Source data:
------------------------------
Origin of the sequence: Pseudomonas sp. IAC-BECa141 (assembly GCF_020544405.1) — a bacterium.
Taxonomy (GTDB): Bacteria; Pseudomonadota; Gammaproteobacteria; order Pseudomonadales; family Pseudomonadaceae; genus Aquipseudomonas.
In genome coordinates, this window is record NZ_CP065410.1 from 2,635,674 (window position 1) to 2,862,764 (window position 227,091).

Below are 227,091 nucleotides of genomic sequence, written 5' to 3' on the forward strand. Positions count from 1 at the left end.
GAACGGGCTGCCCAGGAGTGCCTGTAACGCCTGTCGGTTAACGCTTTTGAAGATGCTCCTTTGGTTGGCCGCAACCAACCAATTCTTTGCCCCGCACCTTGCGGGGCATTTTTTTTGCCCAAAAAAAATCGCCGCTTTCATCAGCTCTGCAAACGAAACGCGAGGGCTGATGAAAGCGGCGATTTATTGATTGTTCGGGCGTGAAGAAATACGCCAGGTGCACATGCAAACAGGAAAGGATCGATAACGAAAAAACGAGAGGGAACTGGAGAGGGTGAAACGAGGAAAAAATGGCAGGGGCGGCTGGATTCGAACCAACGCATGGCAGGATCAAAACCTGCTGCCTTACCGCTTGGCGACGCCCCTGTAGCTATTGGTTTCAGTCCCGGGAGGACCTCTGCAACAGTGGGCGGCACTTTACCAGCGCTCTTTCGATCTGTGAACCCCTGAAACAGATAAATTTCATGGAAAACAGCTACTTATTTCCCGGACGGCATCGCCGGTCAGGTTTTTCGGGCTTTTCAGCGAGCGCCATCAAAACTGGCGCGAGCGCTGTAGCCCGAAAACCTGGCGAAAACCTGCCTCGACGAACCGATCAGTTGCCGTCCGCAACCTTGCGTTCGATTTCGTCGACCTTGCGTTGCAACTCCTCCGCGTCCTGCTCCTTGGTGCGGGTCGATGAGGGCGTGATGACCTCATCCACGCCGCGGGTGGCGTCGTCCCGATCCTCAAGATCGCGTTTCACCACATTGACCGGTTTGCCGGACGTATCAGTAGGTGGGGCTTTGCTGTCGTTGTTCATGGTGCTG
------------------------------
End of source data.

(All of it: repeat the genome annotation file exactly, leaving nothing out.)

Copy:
Origin of the sequence: Pseudomonas sp. IAC-BECa141 (assembly GCF_020544405.1) — a bacterium.
Taxonomy (GTDB): Bacteria; Pseudomonadota; Gammaproteobacteria; order Pseudomonadales; family Pseudomonadaceae; genus Aquipseudomonas.
In genome coordinates, this window is record NZ_CP065410.1 from 2,635,674 (window position 1) to 2,862,764 (window position 227,091).

Below are 227,091 nucleotides of genomic sequence, written 5' to 3' on the forward strand. Positions count from 1 at the left end.
GAACGGGCTGCCCAGGAGTGCCTGTAACGCCTGTCGGTTAACGCTTTTGAAGATGCTCCTTTGGTTGGCCGCAACCAACCAATTCTTTGCCCCGCACCTTGCGGGGCATTTTTTTTGCCCAAAAAAAATCGCCGCTTTCATCAGCTCTGCAAACGAAACGCGAGGGCTGATGAAAGCGGCGATTTATTGATTGTTCGGGCGTGAAGAAATACGCCAGGTGCACATGCAAACAGGAAAGGATCGATAACGAAAAAACGAGAGGGAACTGGAGAGGGTGAAACGAGGAAAAAATGGCAGGGGCGGCTGGATTCGAACCAACGCATGGCAGGATCAAAACCTGCTGCCTTACCGCTTGGCGACGCCCCTGTAGCTATTGGTTTCAGTCCCGGGAGGACCTCTGCAACAGTGGGCGGCACTTTACCAGCGCTCTTTCGATCTGTGAACCCCTGAAACAGATAAATTTCATGGAAAACAGCTACTTATTTCCCGGACGGCATCGCCGGTCAGGTTTTTCGGGCTTTTCAGCGAGCGCCATCAAAACTGGCGCGAGCGCTGTAGCCCGAAAACCTGGCGAAAACCTGCCTCGACGAACCGATCAGTTGCCGTCCGCAACCTTGCGTTCGATTTCGTCGACCTTGCGTTGCAACTCCTCCGCGTCCTGCTCCTTGGTGCGGGTCGATGAGGGCGTGATGACCTCATCCACGCCGCGGGTGGCGTCGTCCCGATCCTCAAGATCGCGTTTCACCACATTGACCGGTTTGCCGGACGTATCAGTAGGTGGGGCTTTGCTGTCGTTGTTCATGGTGCTG